When mycologist Paul Johns returns home to Maryland from the Amazon rain forest in Walton's (Supersymmetry, 2015, etc.) latest, he is a changed man.
After recovering from a severe case of fungal pneumonia, the 21-year old fungi expert is markedly more intelligent; he suddenly has an eidetic memory and radically enhanced communication abilities—but something is off. The spores he breathed in while traveling have taken root in the linings of his lungs and spread throughout his body, and the same thing is happening to thousands of other people who've come in contact with the fungus; they are now connected together in a vast organic neural network. But the seemingly symbiotic relationship between fungi and human may not be the next evolutionary step in human development, as Johns thinks. Those infected by the spores have masterminded assassinations of the political leaders of Colombia, Peru, and Brazil, and the number of people afflicted by the mind-altering infection is growing exponentially by the day. Paul’s brother, Neil, following in their father’s cryptologist footsteps, recently landed a job with the National Security Agency. Charged with decoding encrypted messages originating from the Amazon area, he begins putting together the pieces of a mind-blowing conspiracy that could wipe humankind off the face of the Earth. Paired with relentless pacing, an action-packed narrative, and a cast of interesting characters, Walton’s fluid writing style and tightly constructed plot produce a virtually un-put-down-able read. The only minor criticisms are a few implausible sequences (like Neil getting hired by the NSA with no college degree) and a conclusion that seems a bit rushed.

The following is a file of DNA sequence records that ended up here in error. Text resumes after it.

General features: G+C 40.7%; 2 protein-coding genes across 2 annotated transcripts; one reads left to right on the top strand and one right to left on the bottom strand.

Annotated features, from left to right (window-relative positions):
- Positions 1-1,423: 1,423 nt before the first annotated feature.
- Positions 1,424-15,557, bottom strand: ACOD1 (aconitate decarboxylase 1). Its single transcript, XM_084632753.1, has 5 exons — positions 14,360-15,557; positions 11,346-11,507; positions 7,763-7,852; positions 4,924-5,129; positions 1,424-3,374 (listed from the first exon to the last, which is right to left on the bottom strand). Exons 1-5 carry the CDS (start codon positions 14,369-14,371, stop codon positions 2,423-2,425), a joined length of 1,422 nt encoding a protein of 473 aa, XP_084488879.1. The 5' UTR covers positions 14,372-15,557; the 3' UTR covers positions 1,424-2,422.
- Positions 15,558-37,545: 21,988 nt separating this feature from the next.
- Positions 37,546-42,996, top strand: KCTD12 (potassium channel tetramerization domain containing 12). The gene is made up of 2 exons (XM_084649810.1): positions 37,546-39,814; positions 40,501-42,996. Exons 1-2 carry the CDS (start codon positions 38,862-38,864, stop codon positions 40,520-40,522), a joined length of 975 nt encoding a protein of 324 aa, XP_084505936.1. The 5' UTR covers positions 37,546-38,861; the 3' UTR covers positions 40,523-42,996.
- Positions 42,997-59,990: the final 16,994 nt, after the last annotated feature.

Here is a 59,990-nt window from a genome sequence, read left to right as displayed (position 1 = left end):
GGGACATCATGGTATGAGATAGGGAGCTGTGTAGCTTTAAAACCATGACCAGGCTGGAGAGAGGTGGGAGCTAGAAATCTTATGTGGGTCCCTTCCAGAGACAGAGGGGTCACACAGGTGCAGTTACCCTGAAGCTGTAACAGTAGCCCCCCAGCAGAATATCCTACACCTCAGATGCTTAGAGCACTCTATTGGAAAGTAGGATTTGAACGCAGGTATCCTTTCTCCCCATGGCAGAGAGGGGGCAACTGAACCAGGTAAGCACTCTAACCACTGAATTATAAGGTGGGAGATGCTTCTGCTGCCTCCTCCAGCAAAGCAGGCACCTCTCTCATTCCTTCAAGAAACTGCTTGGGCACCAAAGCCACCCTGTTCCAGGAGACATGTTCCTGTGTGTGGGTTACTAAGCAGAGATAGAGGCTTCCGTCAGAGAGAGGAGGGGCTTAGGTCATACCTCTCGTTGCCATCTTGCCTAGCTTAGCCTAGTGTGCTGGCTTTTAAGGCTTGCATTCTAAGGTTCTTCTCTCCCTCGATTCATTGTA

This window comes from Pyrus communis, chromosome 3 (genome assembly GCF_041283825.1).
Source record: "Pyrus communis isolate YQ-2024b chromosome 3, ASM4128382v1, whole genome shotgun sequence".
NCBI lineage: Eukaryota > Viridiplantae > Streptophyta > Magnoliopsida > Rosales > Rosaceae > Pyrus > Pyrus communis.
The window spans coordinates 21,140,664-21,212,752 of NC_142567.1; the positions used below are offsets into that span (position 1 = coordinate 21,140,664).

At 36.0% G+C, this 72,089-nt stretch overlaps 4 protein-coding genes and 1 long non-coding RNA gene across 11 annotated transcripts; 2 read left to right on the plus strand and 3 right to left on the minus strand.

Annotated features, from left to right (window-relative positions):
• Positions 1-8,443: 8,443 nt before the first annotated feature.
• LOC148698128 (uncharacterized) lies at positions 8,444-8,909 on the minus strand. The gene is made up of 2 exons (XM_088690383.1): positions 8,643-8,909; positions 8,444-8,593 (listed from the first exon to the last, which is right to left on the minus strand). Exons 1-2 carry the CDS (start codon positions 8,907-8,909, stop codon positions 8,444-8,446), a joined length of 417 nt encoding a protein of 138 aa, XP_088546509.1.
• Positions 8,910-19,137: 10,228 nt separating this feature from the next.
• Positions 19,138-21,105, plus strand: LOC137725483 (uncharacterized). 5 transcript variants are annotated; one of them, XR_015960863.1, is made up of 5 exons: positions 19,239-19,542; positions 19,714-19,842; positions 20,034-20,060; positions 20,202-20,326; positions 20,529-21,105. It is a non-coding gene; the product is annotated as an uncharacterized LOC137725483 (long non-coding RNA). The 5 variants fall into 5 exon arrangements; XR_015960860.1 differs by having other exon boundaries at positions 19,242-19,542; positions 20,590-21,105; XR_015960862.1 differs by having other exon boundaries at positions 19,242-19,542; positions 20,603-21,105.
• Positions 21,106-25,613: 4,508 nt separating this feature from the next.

Tonally the love child of Crichton’s The Andromeda Strain and Aldiss’ SF classic Hothouse, this is a page-turner of the highest order.